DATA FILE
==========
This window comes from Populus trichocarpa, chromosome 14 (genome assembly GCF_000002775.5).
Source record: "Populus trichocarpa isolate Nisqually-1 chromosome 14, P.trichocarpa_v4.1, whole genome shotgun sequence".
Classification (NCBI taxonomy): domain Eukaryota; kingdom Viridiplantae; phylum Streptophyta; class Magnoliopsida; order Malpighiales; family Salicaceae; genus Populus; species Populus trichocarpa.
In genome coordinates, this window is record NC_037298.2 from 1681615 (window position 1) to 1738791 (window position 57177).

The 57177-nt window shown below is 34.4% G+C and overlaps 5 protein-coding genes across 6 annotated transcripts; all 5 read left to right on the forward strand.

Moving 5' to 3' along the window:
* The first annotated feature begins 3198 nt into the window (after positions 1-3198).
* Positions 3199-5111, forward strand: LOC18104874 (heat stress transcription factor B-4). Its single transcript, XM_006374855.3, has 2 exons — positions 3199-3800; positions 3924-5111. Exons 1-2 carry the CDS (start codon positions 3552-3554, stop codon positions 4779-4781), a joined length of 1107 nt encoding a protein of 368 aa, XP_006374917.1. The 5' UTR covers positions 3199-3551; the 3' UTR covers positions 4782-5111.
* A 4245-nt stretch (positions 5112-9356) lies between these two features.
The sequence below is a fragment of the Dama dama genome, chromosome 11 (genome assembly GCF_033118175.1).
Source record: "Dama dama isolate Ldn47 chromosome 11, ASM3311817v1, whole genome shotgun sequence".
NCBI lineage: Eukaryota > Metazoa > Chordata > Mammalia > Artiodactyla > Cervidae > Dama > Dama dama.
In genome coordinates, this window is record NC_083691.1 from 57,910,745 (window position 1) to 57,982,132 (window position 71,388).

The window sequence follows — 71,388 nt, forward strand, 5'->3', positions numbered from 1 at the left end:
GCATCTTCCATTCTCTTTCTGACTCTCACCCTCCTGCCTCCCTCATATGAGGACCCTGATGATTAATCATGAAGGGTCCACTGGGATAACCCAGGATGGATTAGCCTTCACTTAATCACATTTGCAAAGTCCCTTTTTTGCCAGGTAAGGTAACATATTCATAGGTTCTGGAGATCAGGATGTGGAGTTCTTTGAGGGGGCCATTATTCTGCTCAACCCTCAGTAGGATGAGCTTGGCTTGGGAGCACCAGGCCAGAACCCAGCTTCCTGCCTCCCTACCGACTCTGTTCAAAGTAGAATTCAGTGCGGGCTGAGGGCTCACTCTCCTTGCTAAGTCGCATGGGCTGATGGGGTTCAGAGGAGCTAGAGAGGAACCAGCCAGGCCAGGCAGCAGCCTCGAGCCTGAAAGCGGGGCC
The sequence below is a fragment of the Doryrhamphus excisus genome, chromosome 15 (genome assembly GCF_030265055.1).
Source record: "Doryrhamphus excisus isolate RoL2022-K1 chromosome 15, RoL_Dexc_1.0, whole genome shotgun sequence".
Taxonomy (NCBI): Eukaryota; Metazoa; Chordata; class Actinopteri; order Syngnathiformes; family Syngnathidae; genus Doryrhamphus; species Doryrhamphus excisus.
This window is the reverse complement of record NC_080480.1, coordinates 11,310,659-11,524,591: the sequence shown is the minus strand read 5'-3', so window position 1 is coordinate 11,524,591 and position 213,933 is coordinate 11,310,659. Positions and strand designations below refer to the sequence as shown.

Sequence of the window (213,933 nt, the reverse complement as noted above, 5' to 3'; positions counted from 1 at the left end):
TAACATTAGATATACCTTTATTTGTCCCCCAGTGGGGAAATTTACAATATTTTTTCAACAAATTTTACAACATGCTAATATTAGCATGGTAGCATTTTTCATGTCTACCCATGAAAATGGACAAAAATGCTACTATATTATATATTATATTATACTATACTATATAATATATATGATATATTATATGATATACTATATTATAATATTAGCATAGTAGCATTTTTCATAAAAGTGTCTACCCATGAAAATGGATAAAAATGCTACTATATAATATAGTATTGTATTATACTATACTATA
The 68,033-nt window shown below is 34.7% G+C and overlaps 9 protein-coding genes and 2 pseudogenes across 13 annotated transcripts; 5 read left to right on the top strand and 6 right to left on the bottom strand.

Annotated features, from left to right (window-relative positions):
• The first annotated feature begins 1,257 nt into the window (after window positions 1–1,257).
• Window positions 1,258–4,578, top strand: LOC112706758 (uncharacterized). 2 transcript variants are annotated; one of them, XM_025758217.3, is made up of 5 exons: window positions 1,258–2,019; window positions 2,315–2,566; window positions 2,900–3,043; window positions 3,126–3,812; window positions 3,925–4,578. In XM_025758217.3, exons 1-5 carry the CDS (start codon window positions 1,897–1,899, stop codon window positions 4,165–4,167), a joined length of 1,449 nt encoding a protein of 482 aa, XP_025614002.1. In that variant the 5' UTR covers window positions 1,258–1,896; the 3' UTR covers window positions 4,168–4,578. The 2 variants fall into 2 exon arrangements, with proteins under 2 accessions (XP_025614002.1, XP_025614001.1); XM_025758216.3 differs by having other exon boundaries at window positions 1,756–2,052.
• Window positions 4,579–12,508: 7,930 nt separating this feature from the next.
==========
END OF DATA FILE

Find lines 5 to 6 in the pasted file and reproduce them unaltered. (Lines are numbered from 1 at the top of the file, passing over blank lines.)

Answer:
The 57177-nt window shown below is 34.4% G+C and overlaps 5 protein-coding genes across 6 annotated transcripts; all 5 read left to right on the forward strand.

Moving 5' to 3' along the window: